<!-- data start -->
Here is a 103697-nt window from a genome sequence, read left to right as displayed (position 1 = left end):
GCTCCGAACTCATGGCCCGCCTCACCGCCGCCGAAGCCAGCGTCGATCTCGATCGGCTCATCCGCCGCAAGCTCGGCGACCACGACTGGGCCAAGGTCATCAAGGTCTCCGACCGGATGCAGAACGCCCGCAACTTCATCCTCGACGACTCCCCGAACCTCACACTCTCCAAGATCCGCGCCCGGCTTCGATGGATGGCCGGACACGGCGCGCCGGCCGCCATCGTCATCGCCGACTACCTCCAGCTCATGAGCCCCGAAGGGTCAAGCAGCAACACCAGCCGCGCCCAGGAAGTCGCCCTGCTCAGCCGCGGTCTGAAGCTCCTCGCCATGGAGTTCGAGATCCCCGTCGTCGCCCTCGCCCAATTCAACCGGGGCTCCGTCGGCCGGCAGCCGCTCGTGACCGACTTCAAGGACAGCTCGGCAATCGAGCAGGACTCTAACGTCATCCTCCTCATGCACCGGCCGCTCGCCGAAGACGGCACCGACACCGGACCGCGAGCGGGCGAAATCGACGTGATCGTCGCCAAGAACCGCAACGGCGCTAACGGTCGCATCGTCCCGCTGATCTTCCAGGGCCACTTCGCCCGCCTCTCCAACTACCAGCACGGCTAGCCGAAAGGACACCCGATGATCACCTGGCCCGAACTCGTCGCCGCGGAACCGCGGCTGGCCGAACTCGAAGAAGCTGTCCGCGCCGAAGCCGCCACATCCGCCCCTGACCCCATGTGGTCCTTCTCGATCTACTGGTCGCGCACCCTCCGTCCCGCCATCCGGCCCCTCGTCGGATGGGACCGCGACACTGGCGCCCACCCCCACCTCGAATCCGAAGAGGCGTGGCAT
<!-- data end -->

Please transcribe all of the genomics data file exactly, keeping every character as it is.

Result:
Here is a 103697-nt window from a genome sequence, read left to right as displayed (position 1 = left end):
GCTCCGAACTCATGGCCCGCCTCACCGCCGCCGAAGCCAGCGTCGATCTCGATCGGCTCATCCGCCGCAAGCTCGGCGACCACGACTGGGCCAAGGTCATCAAGGTCTCCGACCGGATGCAGAACGCCCGCAACTTCATCCTCGACGACTCCCCGAACCTCACACTCTCCAAGATCCGCGCCCGGCTTCGATGGATGGCCGGACACGGCGCGCCGGCCGCCATCGTCATCGCCGACTACCTCCAGCTCATGAGCCCCGAAGGGTCAAGCAGCAACACCAGCCGCGCCCAGGAAGTCGCCCTGCTCAGCCGCGGTCTGAAGCTCCTCGCCATGGAGTTCGAGATCCCCGTCGTCGCCCTCGCCCAATTCAACCGGGGCTCCGTCGGCCGGCAGCCGCTCGTGACCGACTTCAAGGACAGCTCGGCAATCGAGCAGGACTCTAACGTCATCCTCCTCATGCACCGGCCGCTCGCCGAAGACGGCACCGACACCGGACCGCGAGCGGGCGAAATCGACGTGATCGTCGCCAAGAACCGCAACGGCGCTAACGGTCGCATCGTCCCGCTGATCTTCCAGGGCCACTTCGCCCGCCTCTCCAACTACCAGCACGGCTAGCCGAAAGGACACCCGATGATCACCTGGCCCGAACTCGTCGCCGCGGAACCGCGGCTGGCCGAACTCGAAGAAGCTGTCCGCGCCGAAGCCGCCACATCCGCCCCTGACCCCATGTGGTCCTTCTCGATCTACTGGTCGCGCACCCTCCGTCCCGCCATCCGGCCCCTCGTCGGATGGGACCGCGACACTGGCGCCCACCCCCACCTCGAATCCGAAGAGGCGTGGCAT